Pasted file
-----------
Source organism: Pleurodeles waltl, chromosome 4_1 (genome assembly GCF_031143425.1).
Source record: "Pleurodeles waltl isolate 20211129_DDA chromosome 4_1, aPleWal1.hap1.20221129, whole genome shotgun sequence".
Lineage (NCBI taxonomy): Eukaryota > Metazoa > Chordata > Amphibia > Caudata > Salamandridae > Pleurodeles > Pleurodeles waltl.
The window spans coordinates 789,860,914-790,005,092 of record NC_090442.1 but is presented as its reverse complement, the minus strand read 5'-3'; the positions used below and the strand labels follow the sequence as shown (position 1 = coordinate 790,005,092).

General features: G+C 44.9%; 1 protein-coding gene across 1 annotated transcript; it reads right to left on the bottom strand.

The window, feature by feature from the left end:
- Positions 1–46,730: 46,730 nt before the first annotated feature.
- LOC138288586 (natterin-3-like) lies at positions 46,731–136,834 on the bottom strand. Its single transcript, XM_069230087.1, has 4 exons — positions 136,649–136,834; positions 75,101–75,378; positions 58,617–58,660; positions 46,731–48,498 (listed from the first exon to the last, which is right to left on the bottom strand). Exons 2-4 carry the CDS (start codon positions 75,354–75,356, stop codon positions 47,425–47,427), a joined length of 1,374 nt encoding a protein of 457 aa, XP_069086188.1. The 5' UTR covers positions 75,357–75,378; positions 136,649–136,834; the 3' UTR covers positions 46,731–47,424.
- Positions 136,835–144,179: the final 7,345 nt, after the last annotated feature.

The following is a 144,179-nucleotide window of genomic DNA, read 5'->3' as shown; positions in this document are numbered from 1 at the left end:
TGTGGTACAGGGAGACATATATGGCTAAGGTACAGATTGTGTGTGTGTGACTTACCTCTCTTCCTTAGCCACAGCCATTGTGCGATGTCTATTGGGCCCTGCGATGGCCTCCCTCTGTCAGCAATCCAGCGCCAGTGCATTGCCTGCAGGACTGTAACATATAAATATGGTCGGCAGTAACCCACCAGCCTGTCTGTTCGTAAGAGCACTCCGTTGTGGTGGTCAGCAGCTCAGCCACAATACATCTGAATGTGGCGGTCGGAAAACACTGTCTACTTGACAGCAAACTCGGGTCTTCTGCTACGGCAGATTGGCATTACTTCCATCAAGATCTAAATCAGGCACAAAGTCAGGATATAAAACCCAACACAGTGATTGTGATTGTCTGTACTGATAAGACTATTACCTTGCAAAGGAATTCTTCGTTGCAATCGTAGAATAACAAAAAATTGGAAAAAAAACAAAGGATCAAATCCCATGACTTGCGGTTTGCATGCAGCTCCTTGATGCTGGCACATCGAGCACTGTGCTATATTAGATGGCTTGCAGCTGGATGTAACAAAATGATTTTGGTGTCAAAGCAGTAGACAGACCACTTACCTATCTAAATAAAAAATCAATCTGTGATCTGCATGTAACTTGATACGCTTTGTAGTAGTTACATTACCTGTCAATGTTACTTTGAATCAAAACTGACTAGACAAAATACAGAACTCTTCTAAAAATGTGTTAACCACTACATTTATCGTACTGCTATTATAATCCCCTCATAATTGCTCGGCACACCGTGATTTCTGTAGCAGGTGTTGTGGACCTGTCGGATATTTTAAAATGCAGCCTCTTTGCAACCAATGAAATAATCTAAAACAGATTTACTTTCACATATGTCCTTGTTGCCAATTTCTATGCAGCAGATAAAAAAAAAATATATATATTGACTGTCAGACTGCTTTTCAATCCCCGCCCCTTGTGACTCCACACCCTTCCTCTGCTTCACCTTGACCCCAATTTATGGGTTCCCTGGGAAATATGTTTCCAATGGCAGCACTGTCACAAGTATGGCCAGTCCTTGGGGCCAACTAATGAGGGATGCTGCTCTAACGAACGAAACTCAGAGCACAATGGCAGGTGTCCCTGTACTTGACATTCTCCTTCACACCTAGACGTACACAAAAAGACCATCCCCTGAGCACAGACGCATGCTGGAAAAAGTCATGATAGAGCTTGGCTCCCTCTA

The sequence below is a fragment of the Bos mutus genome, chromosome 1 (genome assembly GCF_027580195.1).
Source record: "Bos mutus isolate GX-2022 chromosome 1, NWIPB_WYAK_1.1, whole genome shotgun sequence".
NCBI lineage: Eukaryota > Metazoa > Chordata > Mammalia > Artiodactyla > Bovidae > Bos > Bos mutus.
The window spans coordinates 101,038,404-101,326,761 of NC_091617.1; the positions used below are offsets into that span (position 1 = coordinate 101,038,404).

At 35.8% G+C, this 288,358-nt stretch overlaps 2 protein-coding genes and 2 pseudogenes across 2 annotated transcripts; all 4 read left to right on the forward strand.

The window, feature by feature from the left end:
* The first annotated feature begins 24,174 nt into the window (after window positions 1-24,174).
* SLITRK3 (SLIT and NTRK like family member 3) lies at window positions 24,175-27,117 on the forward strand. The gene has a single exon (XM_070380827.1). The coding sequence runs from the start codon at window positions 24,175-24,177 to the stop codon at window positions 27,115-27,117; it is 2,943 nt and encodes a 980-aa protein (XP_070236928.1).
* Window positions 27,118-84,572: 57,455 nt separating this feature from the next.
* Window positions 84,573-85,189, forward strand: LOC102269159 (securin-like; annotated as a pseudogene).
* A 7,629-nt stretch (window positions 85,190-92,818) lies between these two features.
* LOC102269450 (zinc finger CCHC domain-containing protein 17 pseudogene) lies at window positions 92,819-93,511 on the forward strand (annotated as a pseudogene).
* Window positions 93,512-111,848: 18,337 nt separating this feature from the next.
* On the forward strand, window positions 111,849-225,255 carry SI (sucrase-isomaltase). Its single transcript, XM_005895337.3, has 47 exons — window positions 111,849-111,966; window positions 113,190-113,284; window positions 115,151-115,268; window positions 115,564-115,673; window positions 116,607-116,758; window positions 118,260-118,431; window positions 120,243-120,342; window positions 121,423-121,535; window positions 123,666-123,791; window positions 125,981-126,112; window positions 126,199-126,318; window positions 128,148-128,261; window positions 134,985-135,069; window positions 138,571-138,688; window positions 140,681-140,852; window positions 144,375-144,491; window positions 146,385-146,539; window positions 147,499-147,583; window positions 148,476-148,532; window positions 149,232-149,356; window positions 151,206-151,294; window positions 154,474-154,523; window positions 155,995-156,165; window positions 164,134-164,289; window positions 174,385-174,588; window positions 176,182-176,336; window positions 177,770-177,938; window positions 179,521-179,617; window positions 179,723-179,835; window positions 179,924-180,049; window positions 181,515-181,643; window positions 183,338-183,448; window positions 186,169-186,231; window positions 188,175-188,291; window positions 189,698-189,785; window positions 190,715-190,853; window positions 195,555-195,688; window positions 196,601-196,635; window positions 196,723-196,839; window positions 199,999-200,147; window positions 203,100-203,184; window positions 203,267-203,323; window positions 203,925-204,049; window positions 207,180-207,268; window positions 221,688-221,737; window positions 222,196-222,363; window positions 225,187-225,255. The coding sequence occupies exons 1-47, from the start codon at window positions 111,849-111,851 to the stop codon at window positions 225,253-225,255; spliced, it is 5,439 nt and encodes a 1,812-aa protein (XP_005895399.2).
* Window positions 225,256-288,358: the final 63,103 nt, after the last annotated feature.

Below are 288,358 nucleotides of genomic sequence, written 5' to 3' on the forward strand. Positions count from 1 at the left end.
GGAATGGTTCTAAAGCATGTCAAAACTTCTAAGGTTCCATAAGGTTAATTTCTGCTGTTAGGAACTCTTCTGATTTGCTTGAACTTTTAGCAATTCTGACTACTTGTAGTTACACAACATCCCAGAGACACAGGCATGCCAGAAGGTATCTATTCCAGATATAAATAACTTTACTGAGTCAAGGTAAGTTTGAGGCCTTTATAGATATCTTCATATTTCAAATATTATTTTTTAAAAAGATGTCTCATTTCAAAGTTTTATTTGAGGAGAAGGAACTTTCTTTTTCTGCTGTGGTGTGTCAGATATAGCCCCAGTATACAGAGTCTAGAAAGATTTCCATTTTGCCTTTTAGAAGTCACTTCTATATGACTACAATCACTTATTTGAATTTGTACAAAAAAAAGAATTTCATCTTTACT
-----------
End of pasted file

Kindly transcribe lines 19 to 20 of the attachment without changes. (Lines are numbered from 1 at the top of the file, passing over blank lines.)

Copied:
* SLITRK3 (SLIT and NTRK like family member 3) lies at window positions 24,175-27,117 on the forward strand. The gene has a single exon (XM_070380827.1). The coding sequence runs from the start codon at window positions 24,175-24,177 to the stop codon at window positions 27,115-27,117; it is 2,943 nt and encodes a 980-aa protein (XP_070236928.1).
* Window positions 27,118-84,572: 57,455 nt separating this feature from the next.